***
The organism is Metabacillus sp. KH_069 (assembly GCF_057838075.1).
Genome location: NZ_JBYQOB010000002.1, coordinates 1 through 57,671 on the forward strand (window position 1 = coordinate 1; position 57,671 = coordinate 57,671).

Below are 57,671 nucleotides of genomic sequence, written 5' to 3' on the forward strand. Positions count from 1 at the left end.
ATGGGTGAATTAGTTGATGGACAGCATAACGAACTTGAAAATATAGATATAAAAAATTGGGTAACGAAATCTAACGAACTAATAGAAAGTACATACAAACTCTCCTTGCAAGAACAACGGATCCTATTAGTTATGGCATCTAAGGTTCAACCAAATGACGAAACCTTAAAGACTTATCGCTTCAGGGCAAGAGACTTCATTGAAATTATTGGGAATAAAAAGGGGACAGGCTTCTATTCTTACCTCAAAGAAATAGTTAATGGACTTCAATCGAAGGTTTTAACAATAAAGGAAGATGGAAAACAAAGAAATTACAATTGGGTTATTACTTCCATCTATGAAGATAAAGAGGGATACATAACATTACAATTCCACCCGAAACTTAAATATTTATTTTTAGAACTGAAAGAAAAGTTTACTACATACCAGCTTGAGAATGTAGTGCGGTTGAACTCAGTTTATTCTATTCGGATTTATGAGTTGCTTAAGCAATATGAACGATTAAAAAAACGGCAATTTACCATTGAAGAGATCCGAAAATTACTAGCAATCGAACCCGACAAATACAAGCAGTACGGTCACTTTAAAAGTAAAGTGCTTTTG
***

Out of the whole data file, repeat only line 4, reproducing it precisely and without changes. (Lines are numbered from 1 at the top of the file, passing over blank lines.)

ATGGGTGAATTAGTTGATGGACAGCATAACGAACTTGAAAATATAGATATAAAAAATTGGGTAACGAAATCTAACGAACTAATAGAAAGTACATACAAACTCTCCTTGCAAGAACAACGGATCCTATTAGTTATGGCATCTAAGGTTCAACCAAATGACGAAACCTTAAAGACTTATCGCTTCAGGGCAAGAGACTTCATTGAAATTATTGGGAATAAAAAGGGGACAGGCTTCTATTCTTACCTCAAAGAAATAGTTAATGGACTTCAATCGAAGGTTTTAACAATAAAGGAAGATGGAAAACAAAGAAATTACAATTGGGTTATTACTTCCATCTATGAAGATAAAGAGGGATACATAACATTACAATTCCACCCGAAACTTAAATATTTATTTTTAGAACTGAAAGAAAAGTTTACTACATACCAGCTTGAGAATGTAGTGCGGTTGAACTCAGTTTATTCTATTCGGATTTATGAGTTGCTTAAGCAATATGAACGATTAAAAAAACGGCAATTTACCATTGAAGAGATCCGAAAATTACTAGCAATCGAACCCGACAAATACAAGCAGTACGGTCACTTTAAAAGTAAAGTGCTTTTG